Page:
Israel in Lebanon
The Report of the International
Commission to enquire into reported
violations of International Law by
Israel during its invasion of the Lebanon
The Conduct of the War – Introduction
The conduct of war violates most of the precepts by which societies are governed in time of peace. Destruction of property, killing and wounding and imprisonment become the norms governing human relations during armed conflicts. The first reaction of some witnesses and commentators during our enquiry was to exclaim that ‘there is no law in war but to stay alive’. Not only international lawyers will deny this assertion. However, a little thought will lead rapidly to the conclusion that wholly unrestrained violence to persons and property is not the norm in the conduct of war. Those directing the military forces will normally constrain their activities so as to achieve economy and precision in the application of force and avoid the risk of annihilating reprisals. The political leaders will normally seek to avoid the adverse consequences for future peace of unbridled violence and destruction. Alongside these considerations of enlightened self-interest are the humanitarian impulses outraged by the conduct of war, which demand that restraints be placed on inhuman behaviour.
The declared restraints on the conduct of war which result from these different motivations have emerged from various activities: States binding themselves through treaties, the actions of the International Committee of the Red Cross (ICRC), the United Nations and those of other bodies.
There has arisen from these activities a binding customary international law governing the conduct of war. This law is applicable to the conflict resulting from the Israeli invasion of Lebanon. The legality of the conduct of war is a question wholly separate from the legality of the Israeli invasion itself. The legal standards governing the conduct of war apply regardless of whether Israel was or was not justified in invading Lebanon. More particularly, the following instruments lay down legal standards of conduct:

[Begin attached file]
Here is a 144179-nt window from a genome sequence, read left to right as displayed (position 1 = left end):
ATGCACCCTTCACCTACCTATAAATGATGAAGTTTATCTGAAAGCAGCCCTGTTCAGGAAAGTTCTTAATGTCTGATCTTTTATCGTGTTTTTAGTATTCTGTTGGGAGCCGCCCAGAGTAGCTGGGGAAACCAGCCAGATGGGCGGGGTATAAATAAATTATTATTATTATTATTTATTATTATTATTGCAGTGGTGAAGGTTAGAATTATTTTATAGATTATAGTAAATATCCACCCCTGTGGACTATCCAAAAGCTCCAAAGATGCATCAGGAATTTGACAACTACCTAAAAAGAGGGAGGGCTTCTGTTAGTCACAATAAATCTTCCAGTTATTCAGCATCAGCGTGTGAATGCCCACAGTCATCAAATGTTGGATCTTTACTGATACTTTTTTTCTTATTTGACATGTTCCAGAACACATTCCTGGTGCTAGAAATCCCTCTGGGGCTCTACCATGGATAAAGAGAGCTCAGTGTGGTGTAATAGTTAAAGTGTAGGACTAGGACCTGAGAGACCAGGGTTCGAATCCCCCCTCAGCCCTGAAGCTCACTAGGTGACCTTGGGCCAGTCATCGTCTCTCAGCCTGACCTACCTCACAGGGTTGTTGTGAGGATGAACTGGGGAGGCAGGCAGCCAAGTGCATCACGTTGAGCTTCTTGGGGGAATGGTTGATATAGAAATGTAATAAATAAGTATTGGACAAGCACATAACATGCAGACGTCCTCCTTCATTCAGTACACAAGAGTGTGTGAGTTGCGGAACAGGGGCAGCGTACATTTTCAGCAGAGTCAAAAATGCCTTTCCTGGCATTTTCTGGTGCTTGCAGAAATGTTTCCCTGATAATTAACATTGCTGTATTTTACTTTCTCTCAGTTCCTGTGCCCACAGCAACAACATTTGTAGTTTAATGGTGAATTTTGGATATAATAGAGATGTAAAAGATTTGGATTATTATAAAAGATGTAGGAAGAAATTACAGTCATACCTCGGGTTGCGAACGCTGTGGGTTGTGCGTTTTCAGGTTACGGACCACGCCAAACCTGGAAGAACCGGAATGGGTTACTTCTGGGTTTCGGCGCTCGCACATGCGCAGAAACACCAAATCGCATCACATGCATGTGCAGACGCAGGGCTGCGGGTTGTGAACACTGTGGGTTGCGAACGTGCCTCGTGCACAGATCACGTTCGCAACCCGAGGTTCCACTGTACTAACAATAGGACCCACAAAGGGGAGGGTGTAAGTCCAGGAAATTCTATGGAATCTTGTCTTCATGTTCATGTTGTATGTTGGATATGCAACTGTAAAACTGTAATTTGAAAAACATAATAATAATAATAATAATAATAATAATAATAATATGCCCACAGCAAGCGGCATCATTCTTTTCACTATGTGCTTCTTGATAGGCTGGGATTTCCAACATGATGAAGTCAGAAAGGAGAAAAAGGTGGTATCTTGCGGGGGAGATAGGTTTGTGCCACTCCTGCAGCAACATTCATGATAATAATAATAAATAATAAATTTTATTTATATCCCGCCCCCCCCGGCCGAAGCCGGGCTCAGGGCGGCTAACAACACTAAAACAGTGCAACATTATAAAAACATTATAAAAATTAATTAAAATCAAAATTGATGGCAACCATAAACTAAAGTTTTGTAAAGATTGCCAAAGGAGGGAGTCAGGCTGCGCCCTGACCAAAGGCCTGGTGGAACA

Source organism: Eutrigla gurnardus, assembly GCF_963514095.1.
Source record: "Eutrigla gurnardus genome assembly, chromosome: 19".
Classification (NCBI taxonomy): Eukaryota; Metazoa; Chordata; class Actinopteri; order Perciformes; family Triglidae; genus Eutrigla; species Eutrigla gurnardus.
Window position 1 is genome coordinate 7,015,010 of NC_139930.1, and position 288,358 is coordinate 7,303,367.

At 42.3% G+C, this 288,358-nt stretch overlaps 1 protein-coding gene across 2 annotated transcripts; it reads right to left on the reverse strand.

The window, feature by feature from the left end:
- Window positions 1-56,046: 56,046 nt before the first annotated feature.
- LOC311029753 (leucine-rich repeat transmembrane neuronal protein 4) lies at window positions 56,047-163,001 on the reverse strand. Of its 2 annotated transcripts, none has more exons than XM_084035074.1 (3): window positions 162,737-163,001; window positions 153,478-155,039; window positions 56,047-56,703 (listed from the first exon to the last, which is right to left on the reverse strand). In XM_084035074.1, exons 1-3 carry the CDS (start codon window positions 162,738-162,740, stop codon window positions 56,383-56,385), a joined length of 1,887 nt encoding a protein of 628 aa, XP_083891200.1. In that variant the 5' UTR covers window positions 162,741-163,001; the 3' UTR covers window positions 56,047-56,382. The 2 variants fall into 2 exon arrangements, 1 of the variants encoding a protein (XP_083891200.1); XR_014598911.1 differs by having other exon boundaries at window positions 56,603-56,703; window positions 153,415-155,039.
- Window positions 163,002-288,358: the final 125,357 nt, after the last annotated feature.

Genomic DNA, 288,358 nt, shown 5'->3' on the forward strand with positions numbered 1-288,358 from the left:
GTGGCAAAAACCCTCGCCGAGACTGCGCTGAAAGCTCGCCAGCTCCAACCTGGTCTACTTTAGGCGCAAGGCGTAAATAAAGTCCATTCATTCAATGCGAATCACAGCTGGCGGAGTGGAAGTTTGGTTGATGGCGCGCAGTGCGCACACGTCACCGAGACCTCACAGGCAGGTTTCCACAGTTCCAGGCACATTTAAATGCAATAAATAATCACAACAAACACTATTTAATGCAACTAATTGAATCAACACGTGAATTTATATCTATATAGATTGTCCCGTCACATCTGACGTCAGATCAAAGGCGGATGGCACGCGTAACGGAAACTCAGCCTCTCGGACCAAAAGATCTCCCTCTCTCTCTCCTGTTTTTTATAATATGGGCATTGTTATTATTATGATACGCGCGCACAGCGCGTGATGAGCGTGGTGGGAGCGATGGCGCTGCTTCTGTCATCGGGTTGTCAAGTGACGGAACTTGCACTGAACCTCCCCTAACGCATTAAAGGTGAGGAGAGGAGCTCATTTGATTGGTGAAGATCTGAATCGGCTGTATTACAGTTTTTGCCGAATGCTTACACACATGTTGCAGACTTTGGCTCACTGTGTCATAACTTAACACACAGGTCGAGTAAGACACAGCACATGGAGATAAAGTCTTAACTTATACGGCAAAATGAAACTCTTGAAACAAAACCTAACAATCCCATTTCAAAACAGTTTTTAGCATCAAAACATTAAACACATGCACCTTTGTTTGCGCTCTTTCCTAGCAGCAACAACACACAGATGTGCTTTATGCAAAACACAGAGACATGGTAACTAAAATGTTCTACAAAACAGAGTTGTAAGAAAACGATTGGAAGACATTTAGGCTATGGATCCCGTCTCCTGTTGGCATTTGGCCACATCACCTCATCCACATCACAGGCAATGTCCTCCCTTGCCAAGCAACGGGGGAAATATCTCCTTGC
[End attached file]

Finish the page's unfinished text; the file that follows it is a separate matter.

Hague Rules of Aerial Warfare 1923 correspond, to a great extent, to the customary rules and general principles underlying the conventions on the
law of war on land and sea. .
Geneva Convention IV Relative to the Protection of Civilian Persons in Time of War 1949 signed by Israel, 8 December 1949; ratified, 6 July 1951.
Hague Convention for the Protection of Cultural Property in the Event of Armed Conflict 1954 – signed by Israel, 14 May 1954; ratified, 3 October 1957.
ICRC Draft Rules for the Limitation of the Dangers Incurred by the Civilian Population in Time of War 1956 to a large extent, corresponds to customary international law.
ICRC Resolution on Protection of Civilian Populations against the Dangers of Indiscriminate Warfare 1965 statement of four principles of the international law of armed conflict.
Resolution 2444 (XXIII) of the UN General Assembly, adopted 19 December 1968: Respect for Human Rights in Armed Conflicts declaratory of existing customary international law.
Resolution XXIII adopted by the International Conference on Human Rights, Teheran, 12 May 1968: Human Rights in Armed Conflicts